The Province of Ontario - In memory of our sons and daughters who served in the military and were lost during war times
The City of Ottawa - Remembering those who gave their lives in service to Canada
The Royal Canadian Legion - The legacies we leave behind ensure freedom's promise is never forgotten
McCrae's poem was first published in the Victoria (B.C.) Times in late 1915. It quickly went viral, and within weeks it had been set to music, sung by children in Belgium. Then in January 1916, it was put into action when King Albert I of Belgium created the Poppy Appeal to raise money for war victims. Since then, billions of petals have been gathered to make thousands of monuments commemorating these young men and women.
He is widely known for his war memorial poem "In Flanders Fields"...
|Occupation||Poet, physician, author, Lieutenant Colonel of the Canadian Expeditionary Force|
|Known for||Author of “In Flanders Fields”|
In the fields of Flanders The haunting poem 'In Flanders Fields,' written by John McCrae, a Canadian army doctor, following the loss of his close friend and compatriot, Lieutenant Alexis Helmer, is one of the most affecting recollections of World War I. The poem has become an iconic symbol of sacrifice and heroism in wartime.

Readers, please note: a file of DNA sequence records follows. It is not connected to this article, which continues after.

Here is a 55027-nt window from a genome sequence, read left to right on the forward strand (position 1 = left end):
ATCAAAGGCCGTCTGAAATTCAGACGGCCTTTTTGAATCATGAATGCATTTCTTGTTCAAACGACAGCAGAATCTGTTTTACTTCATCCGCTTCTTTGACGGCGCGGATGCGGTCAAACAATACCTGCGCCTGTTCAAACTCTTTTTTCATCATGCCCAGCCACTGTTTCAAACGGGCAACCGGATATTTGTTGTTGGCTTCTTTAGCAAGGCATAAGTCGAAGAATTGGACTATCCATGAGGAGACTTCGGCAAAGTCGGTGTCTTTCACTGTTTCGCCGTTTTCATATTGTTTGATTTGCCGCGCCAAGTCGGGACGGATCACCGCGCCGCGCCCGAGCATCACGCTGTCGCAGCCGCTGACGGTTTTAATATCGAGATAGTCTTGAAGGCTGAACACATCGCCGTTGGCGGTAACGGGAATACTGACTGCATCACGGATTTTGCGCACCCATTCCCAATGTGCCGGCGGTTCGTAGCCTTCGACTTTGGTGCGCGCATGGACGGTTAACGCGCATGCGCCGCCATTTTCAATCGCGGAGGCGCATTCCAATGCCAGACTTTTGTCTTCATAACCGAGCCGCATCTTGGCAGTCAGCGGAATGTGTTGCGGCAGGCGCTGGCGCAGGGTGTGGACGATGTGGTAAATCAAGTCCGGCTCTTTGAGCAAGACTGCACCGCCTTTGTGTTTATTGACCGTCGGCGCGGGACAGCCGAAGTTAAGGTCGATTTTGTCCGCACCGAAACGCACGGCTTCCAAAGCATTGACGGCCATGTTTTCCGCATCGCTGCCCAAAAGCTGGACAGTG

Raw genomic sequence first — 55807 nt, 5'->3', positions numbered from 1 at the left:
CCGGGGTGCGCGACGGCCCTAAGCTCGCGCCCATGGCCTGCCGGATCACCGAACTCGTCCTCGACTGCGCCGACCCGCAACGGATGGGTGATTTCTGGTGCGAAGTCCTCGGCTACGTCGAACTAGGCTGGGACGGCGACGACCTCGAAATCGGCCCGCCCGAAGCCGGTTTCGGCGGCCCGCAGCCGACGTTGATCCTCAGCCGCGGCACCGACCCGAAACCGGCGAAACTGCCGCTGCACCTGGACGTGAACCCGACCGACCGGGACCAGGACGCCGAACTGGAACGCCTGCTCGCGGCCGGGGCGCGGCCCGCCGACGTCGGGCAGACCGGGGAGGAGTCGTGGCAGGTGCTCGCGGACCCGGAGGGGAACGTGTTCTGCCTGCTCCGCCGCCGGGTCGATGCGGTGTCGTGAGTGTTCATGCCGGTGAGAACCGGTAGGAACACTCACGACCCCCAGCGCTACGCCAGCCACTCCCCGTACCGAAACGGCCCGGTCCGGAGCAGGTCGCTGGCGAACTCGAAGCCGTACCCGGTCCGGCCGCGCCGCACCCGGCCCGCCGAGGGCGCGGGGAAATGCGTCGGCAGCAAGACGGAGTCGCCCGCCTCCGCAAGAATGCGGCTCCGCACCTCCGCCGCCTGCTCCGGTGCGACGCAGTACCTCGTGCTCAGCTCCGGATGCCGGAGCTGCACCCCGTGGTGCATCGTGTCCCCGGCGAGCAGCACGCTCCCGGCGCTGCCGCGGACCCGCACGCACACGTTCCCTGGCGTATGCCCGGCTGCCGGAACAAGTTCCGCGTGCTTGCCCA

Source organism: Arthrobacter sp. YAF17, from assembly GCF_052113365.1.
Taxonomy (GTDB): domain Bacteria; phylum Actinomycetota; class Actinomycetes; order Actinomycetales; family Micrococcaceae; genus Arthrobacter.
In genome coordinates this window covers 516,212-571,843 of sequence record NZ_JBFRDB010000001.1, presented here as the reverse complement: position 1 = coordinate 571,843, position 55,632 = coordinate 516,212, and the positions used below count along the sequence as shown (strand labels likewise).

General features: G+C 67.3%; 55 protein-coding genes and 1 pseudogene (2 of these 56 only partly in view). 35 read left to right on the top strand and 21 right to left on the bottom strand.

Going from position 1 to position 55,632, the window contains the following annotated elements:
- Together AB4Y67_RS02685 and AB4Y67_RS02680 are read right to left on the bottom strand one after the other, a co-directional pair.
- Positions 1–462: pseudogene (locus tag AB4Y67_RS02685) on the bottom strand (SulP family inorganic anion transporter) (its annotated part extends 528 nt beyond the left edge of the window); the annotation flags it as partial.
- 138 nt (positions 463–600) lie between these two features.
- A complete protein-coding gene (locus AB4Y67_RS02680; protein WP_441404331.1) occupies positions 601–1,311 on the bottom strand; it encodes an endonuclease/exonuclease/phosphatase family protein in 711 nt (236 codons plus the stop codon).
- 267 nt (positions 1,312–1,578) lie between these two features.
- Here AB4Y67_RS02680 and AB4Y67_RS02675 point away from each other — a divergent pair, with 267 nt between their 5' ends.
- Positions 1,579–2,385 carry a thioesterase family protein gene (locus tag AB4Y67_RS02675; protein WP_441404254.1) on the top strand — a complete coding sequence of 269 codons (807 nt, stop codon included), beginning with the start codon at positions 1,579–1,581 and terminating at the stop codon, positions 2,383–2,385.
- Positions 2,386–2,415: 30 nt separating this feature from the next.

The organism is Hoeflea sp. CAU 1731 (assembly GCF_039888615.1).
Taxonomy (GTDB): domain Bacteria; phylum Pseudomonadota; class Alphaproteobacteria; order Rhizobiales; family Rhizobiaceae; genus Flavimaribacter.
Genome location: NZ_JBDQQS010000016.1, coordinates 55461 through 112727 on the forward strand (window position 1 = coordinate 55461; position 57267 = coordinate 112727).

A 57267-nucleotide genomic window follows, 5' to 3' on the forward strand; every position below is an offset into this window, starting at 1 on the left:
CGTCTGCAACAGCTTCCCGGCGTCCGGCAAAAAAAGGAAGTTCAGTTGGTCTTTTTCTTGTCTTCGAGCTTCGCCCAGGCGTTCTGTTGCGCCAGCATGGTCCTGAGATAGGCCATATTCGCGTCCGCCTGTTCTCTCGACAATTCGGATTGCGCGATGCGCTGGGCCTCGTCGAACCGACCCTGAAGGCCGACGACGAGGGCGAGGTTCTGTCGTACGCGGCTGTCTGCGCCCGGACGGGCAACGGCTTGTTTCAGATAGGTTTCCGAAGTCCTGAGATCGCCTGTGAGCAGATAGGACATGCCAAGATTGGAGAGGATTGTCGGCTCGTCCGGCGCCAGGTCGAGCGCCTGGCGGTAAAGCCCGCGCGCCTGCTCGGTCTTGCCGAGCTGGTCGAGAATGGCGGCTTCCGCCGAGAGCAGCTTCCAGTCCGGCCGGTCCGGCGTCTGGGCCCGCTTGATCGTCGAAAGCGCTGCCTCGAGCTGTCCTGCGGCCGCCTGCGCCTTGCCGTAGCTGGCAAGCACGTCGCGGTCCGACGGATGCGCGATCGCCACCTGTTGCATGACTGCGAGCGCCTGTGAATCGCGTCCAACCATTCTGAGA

In World War I, the area was part of France until it was captured by the German Army in 1914. It is now part of Belgium again. The French language is still widely spoken in Flanders.
Fields in Flanders - image courtesy of Joey Franco
The poem is directed at no specific person or organization but rather as a tribute to all those who died in the war. It also expresses the hope that the memory of those who lost their lives will always be kept alive.
Flanders Fields are the name given to the landscape around the town of Ypres in West Flanders, Belgium. The area is famous for its lush green grasslands with many small ponds and ditches which make it ideal for military combat.
Lieutenant Alexis Helmer, McCrae's companion, was killed in battle and buried in a temporary cemetery on May 2, 1915. Wild poppies were already blooming between the crosses that marked the numerous dead, and he was inspired the next day to compose In Flanders Fields. The poem was first published in the Toronto Daily Star on May 5, 1915.
It was very popular and helped bring attention to the war. Many people sent letters to friends and family back home about how much it meant to them. That inspired more poets like McCrae to write poems about their feelings toward the war.
The original inscription on the memorial reads as follows: "To the glory of God and in memory of all who have died for their country during the great war 1914-1918." It is estimated that nearly a million men from Canada went to fight in the war. Over 80,000 were killed and many more injured or captured. This makes it one of the largest wars in history.
After the war was over, people started to think about what kind of monument should be built in honor of the soldiers who had died. Lieutenant Governor Alexander Campbell invited suggestions from people in the community who wanted to see something done. A group of artists was asked to come up with ideas, and McCrae was one of them.